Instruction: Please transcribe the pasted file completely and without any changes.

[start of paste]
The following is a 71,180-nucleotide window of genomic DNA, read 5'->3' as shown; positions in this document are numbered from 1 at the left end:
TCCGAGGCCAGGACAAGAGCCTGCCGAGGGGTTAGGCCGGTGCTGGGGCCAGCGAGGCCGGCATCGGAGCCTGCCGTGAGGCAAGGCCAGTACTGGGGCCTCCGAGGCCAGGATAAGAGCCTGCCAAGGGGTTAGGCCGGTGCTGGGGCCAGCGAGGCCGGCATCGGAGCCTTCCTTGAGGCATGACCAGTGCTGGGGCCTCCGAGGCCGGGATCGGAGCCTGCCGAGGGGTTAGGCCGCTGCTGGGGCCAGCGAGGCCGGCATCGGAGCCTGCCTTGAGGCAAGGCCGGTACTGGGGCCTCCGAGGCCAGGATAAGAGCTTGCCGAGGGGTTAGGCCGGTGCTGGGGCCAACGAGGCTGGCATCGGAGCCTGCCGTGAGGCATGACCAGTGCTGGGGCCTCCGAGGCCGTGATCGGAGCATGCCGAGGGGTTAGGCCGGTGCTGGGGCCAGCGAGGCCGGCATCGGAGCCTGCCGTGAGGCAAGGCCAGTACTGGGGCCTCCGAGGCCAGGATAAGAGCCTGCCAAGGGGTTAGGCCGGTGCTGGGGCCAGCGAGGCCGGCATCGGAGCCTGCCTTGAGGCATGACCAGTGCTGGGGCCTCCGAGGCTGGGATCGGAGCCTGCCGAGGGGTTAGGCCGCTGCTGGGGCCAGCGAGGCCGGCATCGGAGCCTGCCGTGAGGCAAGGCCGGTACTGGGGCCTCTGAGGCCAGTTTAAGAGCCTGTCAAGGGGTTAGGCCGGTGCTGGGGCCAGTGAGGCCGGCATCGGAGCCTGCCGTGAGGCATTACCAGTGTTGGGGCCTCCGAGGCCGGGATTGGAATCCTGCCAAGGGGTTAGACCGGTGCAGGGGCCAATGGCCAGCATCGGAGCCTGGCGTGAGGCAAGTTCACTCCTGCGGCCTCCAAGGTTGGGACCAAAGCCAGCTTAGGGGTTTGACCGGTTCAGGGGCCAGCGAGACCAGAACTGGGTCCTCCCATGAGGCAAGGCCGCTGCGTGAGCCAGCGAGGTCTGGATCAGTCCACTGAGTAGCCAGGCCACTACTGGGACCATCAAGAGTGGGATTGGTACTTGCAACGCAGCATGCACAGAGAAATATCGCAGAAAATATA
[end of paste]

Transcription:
The following is a 71,180-nucleotide window of genomic DNA, read 5'->3' as shown; positions in this document are numbered from 1 at the left end:
TCCGAGGCCAGGACAAGAGCCTGCCGAGGGGTTAGGCCGGTGCTGGGGCCAGCGAGGCCGGCATCGGAGCCTGCCGTGAGGCAAGGCCAGTACTGGGGCCTCCGAGGCCAGGATAAGAGCCTGCCAAGGGGTTAGGCCGGTGCTGGGGCCAGCGAGGCCGGCATCGGAGCCTTCCTTGAGGCATGACCAGTGCTGGGGCCTCCGAGGCCGGGATCGGAGCCTGCCGAGGGGTTAGGCCGCTGCTGGGGCCAGCGAGGCCGGCATCGGAGCCTGCCTTGAGGCAAGGCCGGTACTGGGGCCTCCGAGGCCAGGATAAGAGCTTGCCGAGGGGTTAGGCCGGTGCTGGGGCCAACGAGGCTGGCATCGGAGCCTGCCGTGAGGCATGACCAGTGCTGGGGCCTCCGAGGCCGTGATCGGAGCATGCCGAGGGGTTAGGCCGGTGCTGGGGCCAGCGAGGCCGGCATCGGAGCCTGCCGTGAGGCAAGGCCAGTACTGGGGCCTCCGAGGCCAGGATAAGAGCCTGCCAAGGGGTTAGGCCGGTGCTGGGGCCAGCGAGGCCGGCATCGGAGCCTGCCTTGAGGCATGACCAGTGCTGGGGCCTCCGAGGCTGGGATCGGAGCCTGCCGAGGGGTTAGGCCGCTGCTGGGGCCAGCGAGGCCGGCATCGGAGCCTGCCGTGAGGCAAGGCCGGTACTGGGGCCTCTGAGGCCAGTTTAAGAGCCTGTCAAGGGGTTAGGCCGGTGCTGGGGCCAGTGAGGCCGGCATCGGAGCCTGCCGTGAGGCATTACCAGTGTTGGGGCCTCCGAGGCCGGGATTGGAATCCTGCCAAGGGGTTAGACCGGTGCAGGGGCCAATGGCCAGCATCGGAGCCTGGCGTGAGGCAAGTTCACTCCTGCGGCCTCCAAGGTTGGGACCAAAGCCAGCTTAGGGGTTTGACCGGTTCAGGGGCCAGCGAGACCAGAACTGGGTCCTCCCATGAGGCAAGGCCGCTGCGTGAGCCAGCGAGGTCTGGATCAGTCCACTGAGTAGCCAGGCCACTACTGGGACCATCAAGAGTGGGATTGGTACTTGCAACGCAGCATGCACAGAGAAATATCGCAGAAAATATA